An atheist speaks out.

Tuesday, April 18, 2006

Mythos vs. Logos

The reading this week for my Scholar's Seminar is the introduction of the book The Battle for God by Karen Armstrong. In this book she studies and attempts to analyze fundamentalist movements in Christianity, Judaism, and Islam.

She emphasizes in the introduction the difference between what scholars call mythos and logos. She says, "Both were essential; they were regarded as complementary ways of arriving at truth, and each had its special area of competence."

"Myth was ... concerned with what was thought to be timeless and constant in our existence. Myth looked back to the origins of life ... and to the deepest levels of the human mind. Myth was not concerned with practical matters, but with meaning."

" Logos was the rational, pragmatic, and scientific thought that enabled men and women to function well in the world ... Logos is practical ... logos forges ahead and tries to find something new..."

For millennia there had been a balance of power between mythos and logos, each of which had its own important role to play in our lives. In the modern age however, logos has become greatly overpowering, as we yield to and rely more and more on science. Armstrong proposes that since we have discounted mythos in favor of logos, the fundamentalists have "tried to turn the mythos of their faith into logos."

This is an interesting dilemma. By disturbing the balance of mythos and logos in the development of a science oriented culture, we have discounted the true and noble purpose of mythos in society. Mythos has recently regained much of its power, but in a distorted way.

Speaking about mythos, Armstrong says they "were not intended to be taken literally." I think there are many religious stories, and other stories from mythology, that are worth reading because they convey important ideas and can promote moral behavior. While perhaps not mythology, Aesop's fables comes to mind as an example.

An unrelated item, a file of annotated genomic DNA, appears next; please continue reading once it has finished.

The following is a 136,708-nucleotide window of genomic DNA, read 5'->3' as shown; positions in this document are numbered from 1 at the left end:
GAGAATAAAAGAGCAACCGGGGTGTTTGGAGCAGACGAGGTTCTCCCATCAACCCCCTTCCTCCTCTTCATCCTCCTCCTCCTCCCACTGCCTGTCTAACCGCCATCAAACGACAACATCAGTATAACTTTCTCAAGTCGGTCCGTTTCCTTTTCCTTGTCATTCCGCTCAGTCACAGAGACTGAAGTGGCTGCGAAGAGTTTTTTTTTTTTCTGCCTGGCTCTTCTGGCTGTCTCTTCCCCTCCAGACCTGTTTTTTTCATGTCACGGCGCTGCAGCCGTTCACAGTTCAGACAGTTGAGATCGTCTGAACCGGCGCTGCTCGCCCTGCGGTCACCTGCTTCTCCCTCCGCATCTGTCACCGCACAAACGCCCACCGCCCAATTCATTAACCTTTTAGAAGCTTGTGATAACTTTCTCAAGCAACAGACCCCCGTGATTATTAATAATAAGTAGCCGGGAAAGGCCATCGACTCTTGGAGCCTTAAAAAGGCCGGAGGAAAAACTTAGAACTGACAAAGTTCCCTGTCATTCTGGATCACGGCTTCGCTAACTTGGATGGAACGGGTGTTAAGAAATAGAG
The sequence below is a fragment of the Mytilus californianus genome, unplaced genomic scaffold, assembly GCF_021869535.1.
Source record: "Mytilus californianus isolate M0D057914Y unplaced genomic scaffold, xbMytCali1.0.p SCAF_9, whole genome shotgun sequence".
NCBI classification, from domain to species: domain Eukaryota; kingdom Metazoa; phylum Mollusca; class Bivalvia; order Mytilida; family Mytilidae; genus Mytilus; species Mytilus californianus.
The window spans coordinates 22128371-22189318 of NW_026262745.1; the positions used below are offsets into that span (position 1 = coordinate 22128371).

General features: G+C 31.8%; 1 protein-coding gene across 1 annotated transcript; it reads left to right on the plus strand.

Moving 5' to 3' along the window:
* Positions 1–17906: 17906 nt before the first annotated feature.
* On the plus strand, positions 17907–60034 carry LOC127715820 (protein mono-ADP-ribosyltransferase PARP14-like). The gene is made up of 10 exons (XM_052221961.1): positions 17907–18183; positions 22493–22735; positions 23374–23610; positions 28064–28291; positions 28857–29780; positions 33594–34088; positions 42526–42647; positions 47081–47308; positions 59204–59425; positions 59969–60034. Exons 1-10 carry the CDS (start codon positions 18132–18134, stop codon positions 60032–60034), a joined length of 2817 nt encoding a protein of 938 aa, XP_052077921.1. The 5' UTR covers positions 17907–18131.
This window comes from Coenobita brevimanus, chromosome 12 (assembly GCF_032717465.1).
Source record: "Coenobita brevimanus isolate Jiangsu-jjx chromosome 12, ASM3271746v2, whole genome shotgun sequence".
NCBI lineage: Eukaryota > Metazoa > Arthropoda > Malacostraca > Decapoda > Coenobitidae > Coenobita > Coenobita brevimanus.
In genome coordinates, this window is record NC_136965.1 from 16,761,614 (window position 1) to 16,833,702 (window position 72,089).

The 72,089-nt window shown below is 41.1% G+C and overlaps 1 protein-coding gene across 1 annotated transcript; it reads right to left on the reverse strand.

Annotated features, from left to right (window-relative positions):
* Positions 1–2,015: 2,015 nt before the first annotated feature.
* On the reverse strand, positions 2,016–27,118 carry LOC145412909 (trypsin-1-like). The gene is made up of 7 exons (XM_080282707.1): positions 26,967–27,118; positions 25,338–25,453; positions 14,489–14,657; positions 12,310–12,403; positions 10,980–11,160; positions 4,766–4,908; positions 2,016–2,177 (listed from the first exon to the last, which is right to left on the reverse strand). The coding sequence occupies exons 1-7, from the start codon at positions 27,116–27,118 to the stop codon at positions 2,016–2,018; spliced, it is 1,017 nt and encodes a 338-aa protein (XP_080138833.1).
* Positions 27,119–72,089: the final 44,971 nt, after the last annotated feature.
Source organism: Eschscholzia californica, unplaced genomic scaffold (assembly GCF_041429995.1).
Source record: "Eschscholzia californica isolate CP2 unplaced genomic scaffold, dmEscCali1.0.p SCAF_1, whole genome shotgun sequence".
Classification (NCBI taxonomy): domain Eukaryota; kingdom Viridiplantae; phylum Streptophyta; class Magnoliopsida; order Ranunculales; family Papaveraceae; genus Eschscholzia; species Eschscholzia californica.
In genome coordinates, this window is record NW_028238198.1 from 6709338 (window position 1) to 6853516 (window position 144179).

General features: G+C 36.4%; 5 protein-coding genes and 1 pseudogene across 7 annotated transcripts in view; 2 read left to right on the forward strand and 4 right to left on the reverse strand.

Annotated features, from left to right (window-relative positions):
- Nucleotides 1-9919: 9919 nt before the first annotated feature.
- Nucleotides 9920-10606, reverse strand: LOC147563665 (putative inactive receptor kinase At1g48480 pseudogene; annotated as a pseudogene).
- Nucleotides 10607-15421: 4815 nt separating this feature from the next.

It scares me a lot that in my country the fundamentalists who take their religious mythos as logos are growing more and more powerful politically. Most disturbing, I think, is the simple fact that while the majority of Americans may share the beliefs of the fundamentalists to some extent, there are many people whose beliefs are completely different, and even contradictory. I would understand the creation of laws and policies based on religious beliefs if all citizens shared these views, but it seems terribly undemocratic and perhaps immoral to do so in a country which was founded upon the principle of liberty and operates under the principle of separation of church and state.

This is how to make everyone, or at least most people, happy: Let's go back to the old balance between mythos and logos. We will venerate mythological traditions of all religions and these will help us grow morally and philosophically. What we learn from these traditions is learned on a personal level, and will guide us in our spiritual lives, and in our interactions with other people and with our environment. We will also value very highly the pursuit of logos, and the logos is what would lead us in our practical lives. The government's laws and policies will be based on the logos, and the logos will increase the quality of our physical lives.


Blogger catso said...

Karen Armstrong wants people to read religious texts as poetry, and poetry that provides ancient and moving insight into the mystery of existence, as myth and poetry does. So does science obviously but in a different way. Where science is concerned with data, poetry tries to lay grasp on the ungraspable, on those aspects of the subjective experience from which there is no definitive data to speak of. (There is always something abysmally clinical i think in psychiatrists speaking of "data" in regard to the fleeting impressions and feelings of human emotion and thought.)

I think that engaging the fundamentalists on a textual level is much more constructive than saying" "all religion is meaningless and those who pay attention to it are idiots." After all, what would the history of western thought be without biblical or mythological references?

Let's read religious texts as poetry, not with the belief that they represent history accurately, all the while accepting that poetry is not marginal but a means, like science, to elucidate the unknowable mystery of the human experience.

9:20 AM


Post a Comment

<< Home